I should not have said anything about the couple of straight days of good weather, light rain most of the day and cooler. Most of the day involved driving through what they call the Cotswolds, famous for it's classic English landscape of rolling hills, ancient woodlands, stunning viewpoints and honey-coloured stone buildings.
Our first stop was at the the ruins of a Roman Villa, established in the 2nd - 3rd centuries. Some conjecture what the building originally was but at the end it appears to have been the Villa of a rich person. Terrific setting on the side of a hill with a great view down the valley. As with most of the Roman ruins, these fell into decay after the Roman centurions were recalled to Rome around 350AD. The sandstone walls and columns of the building have long gone leaving just walls about 1 metre high. In the photos, ignore the capping on the wall remains, this was done in Victorian times to protect the remains after the ruins were discovered and uncovered.
The interesting design element of the building was the under floor heating where the heat from wood fires was channeled under the floors through the building via a system of space under the floors and flues to allow the heat to flow. At the time of discovery of the ruins they were completely covered by soil and vegetation and one wall section still has a tree stump on it showing the dept of soil covering. The floors throughout the building were covered by small mosaic tiles and these are visible in several rooms. Excavations of the ruins are still continuing and one room recently investigated revealed a beautiful mosaic floor which has since been recovered to maintain its condition until a proper display can be built. One section of the villa is now protected under a purpose built building with walkways and grated flooring to show off what is underneath. There are still white Roman snails in the area growing among the rocks and grasses.
On the way to the villa, we drove through farmland and were amazed at the number of wild pheasants roaming the fields. Asking a question about this, I was told they are actually bred to be available for shoots on the property where you can pay around A$1600 to shoot. For that you can shoot a brace of pheasants, 2, and get a slap up lunch.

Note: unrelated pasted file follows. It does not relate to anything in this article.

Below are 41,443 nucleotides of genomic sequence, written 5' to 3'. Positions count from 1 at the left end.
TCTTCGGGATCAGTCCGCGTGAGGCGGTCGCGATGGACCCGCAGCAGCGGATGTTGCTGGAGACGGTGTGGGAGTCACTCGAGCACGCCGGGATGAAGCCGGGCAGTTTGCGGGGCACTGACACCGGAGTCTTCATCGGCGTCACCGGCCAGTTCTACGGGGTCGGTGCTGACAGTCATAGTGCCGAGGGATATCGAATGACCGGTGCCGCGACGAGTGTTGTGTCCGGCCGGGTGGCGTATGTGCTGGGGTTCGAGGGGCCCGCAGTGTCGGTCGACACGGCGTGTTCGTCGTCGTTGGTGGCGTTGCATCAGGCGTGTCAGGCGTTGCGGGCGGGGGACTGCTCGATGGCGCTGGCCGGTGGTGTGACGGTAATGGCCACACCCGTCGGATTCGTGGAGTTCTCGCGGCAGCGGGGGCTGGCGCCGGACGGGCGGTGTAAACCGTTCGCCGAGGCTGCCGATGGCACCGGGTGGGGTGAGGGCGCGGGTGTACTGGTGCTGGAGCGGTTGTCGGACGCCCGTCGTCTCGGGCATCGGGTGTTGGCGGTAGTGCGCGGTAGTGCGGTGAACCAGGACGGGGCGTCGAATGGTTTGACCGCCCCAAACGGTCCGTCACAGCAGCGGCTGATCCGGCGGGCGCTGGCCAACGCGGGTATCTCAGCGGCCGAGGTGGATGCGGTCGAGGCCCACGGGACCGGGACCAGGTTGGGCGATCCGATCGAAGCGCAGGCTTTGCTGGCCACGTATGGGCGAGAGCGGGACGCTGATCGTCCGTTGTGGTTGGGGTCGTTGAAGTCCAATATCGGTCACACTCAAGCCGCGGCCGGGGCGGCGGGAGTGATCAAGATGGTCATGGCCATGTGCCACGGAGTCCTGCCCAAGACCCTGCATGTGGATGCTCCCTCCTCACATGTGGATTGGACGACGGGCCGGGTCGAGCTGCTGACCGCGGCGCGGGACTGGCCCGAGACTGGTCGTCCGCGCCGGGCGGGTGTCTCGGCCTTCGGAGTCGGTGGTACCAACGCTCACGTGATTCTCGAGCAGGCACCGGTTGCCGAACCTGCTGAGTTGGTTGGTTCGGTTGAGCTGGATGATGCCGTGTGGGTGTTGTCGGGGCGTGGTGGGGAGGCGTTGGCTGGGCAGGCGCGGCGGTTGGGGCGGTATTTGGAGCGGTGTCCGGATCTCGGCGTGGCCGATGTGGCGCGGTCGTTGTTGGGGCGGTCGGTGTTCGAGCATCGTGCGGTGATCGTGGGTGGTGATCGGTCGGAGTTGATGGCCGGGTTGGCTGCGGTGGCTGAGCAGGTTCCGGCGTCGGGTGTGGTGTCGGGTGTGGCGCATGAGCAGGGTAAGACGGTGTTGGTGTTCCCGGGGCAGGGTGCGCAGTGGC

Next was Cirencester with a stop to have a look at a Roman Amphitheatre. It didn't look much on Google Maps but in fact, it was better in real life. Built into a large oval area believed to have been a quarry, there would have been hard seating all around the sides. You have to use some imagination to see what it could have looked like. I've no idea which bands would have played there though.
On through Minchinhampton and Stroud to Gloucester where we stopped for a look at the Gloucester Cathedral, built in the mid 11th century on the site of previous Abbey built around the late 7th century. Very majestic building dominating the skyline and the front entrance forecourt is currently being renovated and in a few months should be well worth seeing as are the large stained glass windows at either end of the building.
Next door to the Cathedral is a little house that was the subject of a Beatrix Potter book, "The House of the Tailor of Gloucester", written after she came to the area to visit her cousins. The house is now a Beatrix Potter museum and shop staffed by volunteers. Anything Beatrix Potter related including exquisite stuffed characters of the Peter Rabbit books.
Back south again through Chepstow, we are in Newport East tonight. A little earlier than usual so should be able to get an earlier night than last night.
Tomorrow, we will see how our Welsh goes, definitely cannot read the signs we've seen so far.